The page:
Regional Gardening Reports :: National Gardening Association

In the Garden:
New England
July, 2011
Regional Report

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New flower buds are forming below the open blossoms of these Shasta daisies. When the top flowers fade, I'll cut back to these lower buds. If you look carefully, you can see even newer flower buds forming below those that are getting ready to bloom.

Be a Deadheader

Rain, rain, and more rain! That's been the weather pattern here this spring and early summer. That, along with temperatures on the cool side, have left many vegetable gardens lagging behind where they usually are by this point in the season.

My perennial gardens, on the other hand, are reveling in the regular rainfall and don't mind that the heat is less intense. The plants are lush and beautiful -- even the weeds look good! When I'm out in the gardens pulling those weeds, I'm also checking out the plants that are in need of deadheading. This rather ominous sounding term simply means cutting back the flowers that have passed their prime. In some cases, removing the fading flowers before they set seed will keep the plant producing more new flowers or encourage a second flush of bloom later in the season. In other cases, removing the flowers won't result in more blooms, but will keep the plant looking tidier for the rest of the season. And then there are the plants that, like Pinky and the Brain, are set on taking over the world -- with self-sown seedlings. Deadheading the flowers on these plants keeps the garden from being overrun by invading hordes.

Where and when to snip depends on the growth habit of the plants. Here are some general guidelines to help you decide how to wield your pruners to keep your perennial gardens looking good.

Cut Back to a Lateral Flower, Leaf, or Bud
Lots of popular perennials fall into this category, including Shasta daisies, purple coneflower, peony, veronica, and garden phlox. These are plants that keep producing new flowers over a period of time. With these, cut back the terminal flower or flower head to the next lateral flower or flower bud or, if neither are visible, the next lower leaf. Some plants, like phlox, keep a stemful of strong foliage below where the flowers have faded and these stems should be left in place until the end of the season. On others, like meadow sage (Salvia nemerosa), the foliage gets ratty looking along with the faded flowers and a new clump of basal foliage forms as the first flush of flowers begins to wane. On these, as soon as no new lateral flowers form on the flower stalks, cut the entire stalk back to that clump of foliage at the bottom.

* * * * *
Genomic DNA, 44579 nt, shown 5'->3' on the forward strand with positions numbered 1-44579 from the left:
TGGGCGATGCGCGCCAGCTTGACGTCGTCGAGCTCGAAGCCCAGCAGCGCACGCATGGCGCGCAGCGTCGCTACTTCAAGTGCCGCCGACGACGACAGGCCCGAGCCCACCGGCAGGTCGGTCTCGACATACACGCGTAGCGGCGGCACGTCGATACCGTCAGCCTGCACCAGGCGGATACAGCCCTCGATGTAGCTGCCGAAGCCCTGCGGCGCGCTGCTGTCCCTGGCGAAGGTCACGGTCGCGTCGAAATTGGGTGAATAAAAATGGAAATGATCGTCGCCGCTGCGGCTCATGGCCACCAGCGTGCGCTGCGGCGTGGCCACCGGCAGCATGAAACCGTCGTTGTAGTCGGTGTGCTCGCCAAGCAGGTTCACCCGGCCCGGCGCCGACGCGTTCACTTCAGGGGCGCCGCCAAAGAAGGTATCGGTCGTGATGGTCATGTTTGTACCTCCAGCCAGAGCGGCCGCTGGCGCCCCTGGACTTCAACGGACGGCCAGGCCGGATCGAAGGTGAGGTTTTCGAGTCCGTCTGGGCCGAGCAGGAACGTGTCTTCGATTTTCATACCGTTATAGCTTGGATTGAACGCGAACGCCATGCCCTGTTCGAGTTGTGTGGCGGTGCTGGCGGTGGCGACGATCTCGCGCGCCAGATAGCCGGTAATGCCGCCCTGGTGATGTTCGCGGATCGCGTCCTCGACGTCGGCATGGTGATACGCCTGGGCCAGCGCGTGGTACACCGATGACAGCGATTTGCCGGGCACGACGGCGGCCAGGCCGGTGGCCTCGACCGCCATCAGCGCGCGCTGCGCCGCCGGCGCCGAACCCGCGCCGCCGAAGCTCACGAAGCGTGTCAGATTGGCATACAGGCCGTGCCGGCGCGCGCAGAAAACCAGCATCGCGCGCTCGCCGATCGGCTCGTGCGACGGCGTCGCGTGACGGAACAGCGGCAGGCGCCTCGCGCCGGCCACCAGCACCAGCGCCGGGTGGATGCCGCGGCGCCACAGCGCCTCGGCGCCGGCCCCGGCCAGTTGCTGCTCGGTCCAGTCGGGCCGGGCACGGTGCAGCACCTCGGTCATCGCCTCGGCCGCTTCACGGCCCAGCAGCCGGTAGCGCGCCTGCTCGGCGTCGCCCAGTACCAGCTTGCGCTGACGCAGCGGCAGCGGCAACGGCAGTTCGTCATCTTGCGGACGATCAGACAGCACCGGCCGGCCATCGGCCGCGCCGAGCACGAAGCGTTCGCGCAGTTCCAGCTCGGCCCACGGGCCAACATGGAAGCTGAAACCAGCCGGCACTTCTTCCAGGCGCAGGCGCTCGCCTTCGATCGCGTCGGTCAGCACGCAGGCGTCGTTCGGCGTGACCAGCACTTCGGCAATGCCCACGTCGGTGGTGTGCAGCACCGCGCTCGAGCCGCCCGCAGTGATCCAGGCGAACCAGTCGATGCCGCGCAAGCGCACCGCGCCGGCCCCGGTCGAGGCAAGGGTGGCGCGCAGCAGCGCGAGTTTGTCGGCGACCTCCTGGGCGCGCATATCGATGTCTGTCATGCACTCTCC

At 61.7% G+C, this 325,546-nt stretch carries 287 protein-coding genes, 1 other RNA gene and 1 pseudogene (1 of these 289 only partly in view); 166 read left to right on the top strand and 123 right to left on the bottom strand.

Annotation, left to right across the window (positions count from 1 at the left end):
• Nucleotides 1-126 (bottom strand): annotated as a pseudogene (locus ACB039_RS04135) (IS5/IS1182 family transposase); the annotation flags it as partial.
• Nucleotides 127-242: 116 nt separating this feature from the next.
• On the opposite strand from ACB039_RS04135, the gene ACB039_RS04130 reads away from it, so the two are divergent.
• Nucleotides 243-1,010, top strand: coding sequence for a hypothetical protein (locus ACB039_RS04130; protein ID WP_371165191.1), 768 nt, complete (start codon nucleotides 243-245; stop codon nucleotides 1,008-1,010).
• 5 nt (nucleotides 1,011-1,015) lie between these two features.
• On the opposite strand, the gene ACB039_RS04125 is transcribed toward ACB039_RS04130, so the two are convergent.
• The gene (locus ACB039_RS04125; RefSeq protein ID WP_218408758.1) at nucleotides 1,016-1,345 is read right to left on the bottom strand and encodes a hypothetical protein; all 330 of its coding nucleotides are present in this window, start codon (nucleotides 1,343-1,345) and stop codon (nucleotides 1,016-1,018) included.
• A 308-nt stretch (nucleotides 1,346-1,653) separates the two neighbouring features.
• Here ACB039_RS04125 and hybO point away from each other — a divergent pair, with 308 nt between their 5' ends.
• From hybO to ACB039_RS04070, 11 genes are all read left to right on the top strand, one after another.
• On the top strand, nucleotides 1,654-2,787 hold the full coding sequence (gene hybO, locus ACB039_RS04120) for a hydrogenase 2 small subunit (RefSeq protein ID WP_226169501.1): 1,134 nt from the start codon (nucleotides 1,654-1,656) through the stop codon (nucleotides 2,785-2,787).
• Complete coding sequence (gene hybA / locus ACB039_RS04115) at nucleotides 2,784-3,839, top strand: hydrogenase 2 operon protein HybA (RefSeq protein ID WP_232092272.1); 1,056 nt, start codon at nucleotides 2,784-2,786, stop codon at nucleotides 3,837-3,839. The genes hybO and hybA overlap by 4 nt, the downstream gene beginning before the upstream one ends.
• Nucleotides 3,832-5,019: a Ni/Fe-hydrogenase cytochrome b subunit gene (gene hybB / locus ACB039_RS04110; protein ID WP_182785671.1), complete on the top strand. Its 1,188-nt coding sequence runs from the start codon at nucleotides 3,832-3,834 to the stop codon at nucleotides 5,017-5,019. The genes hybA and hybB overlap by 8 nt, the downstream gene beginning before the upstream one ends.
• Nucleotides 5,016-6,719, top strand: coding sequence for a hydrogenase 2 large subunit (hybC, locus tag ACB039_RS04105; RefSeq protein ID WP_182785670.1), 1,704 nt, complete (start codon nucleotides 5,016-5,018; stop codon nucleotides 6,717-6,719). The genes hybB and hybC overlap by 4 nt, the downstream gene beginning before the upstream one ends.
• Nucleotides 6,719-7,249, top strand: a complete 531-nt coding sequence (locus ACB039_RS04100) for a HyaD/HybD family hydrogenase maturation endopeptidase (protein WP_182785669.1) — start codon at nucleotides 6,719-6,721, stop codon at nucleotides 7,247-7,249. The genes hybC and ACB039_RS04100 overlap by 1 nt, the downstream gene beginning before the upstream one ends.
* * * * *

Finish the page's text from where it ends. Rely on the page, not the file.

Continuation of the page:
For example, I have several big clumps of Shasta daisies (Leucanthemum x superbum 'Becky') that have just started blooming. When these first flowers begin to fade, I'll cut back the stem about 4 inches to the second set of leaves where I can usually see a new flower bud beginning to form in the axil where the leaf attaches to the stem. But eventually I'll see no new flower buds forming lower on the stem when I trim the faded blooms. Because the foliage stays vigorous, I leave these stems that have finished flowering to grow for the remainder of the season. But by the time frost approaches, new leaves have formed at the base of the plant, so I cut the stalks all the way down to this foliage cluster at this point.